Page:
1 point down. 3 secs to go. 1 shot left. Who do you look for?

That’s your clutch. The player who’s willing to take the last shot of the game.

Who’s the best clutch of all time? Larry Bird, according to the bleacher report.

Some Pastors and some Christians are great clutches in their churches. They don’t just take the easy, early-game shots. They don’t run from pressure. They are willing to risk their reputations in high pressure situations and challenging crises.

Every Church should have a clutch.

Should every Pastor have a clutch elder? Or should every Pastor be a clutch?
Paul Sullivan is a business columnist for The New York Times, and author of Clutch: Why Some People Excel Under Pressure and Others Don’t. He’s identified five traits found in clutches in every walk of life.

1. Focus. This allows you to block out everything that distracts from your goal. It is not to be confused with concentration. Focus is a laser beam; concentration is merely a flashlight.
2. Discipline. This allows you to stay the course under pressure and is always an internal battle.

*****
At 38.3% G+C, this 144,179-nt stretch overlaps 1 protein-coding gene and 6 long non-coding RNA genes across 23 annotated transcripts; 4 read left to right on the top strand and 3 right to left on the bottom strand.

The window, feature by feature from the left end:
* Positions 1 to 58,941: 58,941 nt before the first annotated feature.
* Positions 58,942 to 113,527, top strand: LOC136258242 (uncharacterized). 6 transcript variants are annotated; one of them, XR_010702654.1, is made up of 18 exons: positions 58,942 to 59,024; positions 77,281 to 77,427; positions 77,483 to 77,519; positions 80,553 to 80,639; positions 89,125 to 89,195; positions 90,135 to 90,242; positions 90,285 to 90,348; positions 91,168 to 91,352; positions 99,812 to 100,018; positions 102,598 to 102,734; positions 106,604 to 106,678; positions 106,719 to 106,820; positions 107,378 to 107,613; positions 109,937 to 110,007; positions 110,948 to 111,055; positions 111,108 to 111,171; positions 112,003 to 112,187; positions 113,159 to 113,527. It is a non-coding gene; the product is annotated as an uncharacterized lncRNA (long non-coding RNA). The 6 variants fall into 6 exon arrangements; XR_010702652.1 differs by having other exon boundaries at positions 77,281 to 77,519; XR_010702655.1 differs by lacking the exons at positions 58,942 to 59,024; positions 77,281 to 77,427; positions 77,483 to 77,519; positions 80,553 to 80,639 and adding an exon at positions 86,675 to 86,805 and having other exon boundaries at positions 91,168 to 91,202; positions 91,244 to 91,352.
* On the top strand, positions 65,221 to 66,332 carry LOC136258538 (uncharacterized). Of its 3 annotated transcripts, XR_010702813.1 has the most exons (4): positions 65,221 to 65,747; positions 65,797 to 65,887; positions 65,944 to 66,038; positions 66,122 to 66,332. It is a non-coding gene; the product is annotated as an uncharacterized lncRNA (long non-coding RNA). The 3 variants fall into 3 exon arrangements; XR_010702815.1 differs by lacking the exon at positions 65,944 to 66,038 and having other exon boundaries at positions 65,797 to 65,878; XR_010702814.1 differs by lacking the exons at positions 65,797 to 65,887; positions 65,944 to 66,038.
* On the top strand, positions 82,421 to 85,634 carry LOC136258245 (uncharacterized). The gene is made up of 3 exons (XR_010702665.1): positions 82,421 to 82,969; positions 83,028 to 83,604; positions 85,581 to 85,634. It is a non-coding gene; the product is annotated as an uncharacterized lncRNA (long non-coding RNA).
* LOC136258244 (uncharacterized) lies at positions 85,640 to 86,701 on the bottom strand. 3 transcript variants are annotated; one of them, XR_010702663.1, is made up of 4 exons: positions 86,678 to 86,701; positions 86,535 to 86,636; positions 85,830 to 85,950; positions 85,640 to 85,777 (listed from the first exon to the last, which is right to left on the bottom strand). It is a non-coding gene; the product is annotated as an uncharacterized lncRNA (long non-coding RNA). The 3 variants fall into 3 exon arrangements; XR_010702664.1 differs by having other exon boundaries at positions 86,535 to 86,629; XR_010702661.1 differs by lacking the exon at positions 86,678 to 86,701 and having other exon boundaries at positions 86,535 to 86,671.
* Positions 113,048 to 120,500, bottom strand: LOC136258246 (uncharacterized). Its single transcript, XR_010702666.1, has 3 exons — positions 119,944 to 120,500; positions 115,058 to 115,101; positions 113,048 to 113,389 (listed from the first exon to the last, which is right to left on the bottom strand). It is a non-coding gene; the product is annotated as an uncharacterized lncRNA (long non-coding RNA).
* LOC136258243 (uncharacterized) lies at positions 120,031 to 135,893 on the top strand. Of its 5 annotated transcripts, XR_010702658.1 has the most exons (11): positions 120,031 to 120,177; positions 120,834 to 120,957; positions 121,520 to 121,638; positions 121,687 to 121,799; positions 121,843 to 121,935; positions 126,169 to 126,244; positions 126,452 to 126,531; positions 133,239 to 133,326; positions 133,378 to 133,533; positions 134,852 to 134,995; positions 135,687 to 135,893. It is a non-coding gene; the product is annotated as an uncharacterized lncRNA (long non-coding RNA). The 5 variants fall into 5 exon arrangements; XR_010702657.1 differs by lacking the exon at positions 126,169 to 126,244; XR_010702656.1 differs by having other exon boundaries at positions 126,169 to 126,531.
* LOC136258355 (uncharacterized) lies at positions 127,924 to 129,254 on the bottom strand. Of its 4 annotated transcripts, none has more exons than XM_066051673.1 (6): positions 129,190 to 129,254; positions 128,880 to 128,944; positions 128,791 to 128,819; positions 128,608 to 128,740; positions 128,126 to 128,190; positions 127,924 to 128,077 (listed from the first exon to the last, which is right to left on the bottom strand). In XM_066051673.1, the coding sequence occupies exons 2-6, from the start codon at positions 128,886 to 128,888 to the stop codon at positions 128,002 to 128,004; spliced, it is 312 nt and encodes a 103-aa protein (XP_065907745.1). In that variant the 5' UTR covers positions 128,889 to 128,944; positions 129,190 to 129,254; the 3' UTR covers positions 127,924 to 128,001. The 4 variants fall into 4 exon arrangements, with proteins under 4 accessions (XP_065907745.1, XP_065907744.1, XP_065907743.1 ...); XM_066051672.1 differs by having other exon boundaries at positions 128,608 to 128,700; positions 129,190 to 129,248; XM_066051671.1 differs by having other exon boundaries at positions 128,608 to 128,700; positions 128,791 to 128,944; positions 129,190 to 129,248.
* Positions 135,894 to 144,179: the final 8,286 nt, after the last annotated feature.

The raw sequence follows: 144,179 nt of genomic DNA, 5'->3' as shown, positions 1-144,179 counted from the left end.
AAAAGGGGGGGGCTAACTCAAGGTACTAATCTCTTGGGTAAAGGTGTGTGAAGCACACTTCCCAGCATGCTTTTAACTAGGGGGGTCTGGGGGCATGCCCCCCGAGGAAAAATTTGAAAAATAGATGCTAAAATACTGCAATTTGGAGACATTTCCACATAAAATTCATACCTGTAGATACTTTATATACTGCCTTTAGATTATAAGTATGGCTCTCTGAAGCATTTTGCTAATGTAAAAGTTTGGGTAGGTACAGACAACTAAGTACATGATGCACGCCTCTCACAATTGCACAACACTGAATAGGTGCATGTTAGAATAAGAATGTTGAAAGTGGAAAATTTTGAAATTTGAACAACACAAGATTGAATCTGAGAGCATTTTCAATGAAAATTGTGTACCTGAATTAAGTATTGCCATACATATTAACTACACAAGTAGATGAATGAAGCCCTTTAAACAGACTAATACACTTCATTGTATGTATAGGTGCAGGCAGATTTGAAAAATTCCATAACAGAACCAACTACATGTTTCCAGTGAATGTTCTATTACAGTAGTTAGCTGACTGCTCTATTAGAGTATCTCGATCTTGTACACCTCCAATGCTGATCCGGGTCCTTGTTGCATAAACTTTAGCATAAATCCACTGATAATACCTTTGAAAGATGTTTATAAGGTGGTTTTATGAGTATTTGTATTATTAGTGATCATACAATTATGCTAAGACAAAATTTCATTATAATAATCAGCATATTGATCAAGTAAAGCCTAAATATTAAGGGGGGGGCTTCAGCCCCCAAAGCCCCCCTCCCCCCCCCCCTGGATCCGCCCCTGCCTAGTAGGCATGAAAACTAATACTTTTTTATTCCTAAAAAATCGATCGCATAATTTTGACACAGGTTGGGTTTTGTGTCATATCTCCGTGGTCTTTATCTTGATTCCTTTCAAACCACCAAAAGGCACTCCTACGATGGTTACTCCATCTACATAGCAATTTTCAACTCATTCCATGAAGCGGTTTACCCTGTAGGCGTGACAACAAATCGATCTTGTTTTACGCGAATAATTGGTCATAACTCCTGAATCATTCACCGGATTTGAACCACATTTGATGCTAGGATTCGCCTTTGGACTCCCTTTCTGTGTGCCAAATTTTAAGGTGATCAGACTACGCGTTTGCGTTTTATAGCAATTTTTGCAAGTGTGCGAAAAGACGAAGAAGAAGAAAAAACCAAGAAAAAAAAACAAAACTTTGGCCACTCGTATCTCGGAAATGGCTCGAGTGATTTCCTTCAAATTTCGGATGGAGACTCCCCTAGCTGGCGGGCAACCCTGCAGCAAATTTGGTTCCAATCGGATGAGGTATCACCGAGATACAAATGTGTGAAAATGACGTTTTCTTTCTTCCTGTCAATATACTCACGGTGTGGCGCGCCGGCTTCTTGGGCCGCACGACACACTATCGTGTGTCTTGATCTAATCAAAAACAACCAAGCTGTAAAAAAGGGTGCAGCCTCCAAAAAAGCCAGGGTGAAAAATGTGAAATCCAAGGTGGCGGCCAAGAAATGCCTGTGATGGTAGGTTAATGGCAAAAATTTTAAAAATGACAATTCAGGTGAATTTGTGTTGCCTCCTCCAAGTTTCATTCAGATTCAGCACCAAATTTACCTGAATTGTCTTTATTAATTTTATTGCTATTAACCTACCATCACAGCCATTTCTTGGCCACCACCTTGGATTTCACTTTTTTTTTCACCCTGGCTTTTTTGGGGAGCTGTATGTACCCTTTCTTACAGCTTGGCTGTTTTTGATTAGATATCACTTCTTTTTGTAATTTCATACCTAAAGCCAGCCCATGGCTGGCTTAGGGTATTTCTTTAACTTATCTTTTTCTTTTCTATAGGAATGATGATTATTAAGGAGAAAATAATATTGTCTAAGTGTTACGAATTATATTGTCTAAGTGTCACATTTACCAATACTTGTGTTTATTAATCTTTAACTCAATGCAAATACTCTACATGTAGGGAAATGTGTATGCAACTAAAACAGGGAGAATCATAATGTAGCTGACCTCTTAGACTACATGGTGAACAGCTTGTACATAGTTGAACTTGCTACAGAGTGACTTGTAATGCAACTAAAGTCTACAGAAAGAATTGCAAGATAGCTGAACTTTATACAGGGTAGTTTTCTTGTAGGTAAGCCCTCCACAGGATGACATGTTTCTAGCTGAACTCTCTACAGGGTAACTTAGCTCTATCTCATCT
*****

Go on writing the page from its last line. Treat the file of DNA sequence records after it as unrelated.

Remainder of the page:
3. Adaptability. Colonel Thomas Kolditz describes this as “fighting the fight, not fighting the plan”. In other words, don’t let your ego stop you from abandoning the wrong course of action.
4. Being Present. This helps you respond to anything that comes your way. It also keeps you from thinking about a past failure or the expected glory if you succeed.
5. Fear and Desire. These two emotions are axiomatic to military leaders. In business, the desire for success mixed with the fear of failure will keep you on track under pressure, particularly for entrepreneurs or leaders trying to take their division or company in a different direction.

He also identified the three common personality flaws that surface under extreme pressure and cause people to choke.

1. Not taking responsibility for your actions
2. Being overconfident
3. Over-thinking your role in a company or society.

The encouraging conclusion of Sullivan’s research is that “the traits of clutch performers can be learned.”

And one of the keys is practice.

If we do our normal work (including studying/preaching/counseling/decision-making) at a high level every day, then we’ll be ready for the “clutch” when the pressure’s on – whether it be the 3am phone call, the church business meeting, the death of a member’s child, the disintegration of a Christian marriage, or the need to challenge sin in the church.

  • bob w

    good thoughts. not to nitpick, but “clutch” is used as an adjective, not a noun, so calling someone a “clutch” doesn’t quite make sense. Bird was a “clutch” shooter, for example.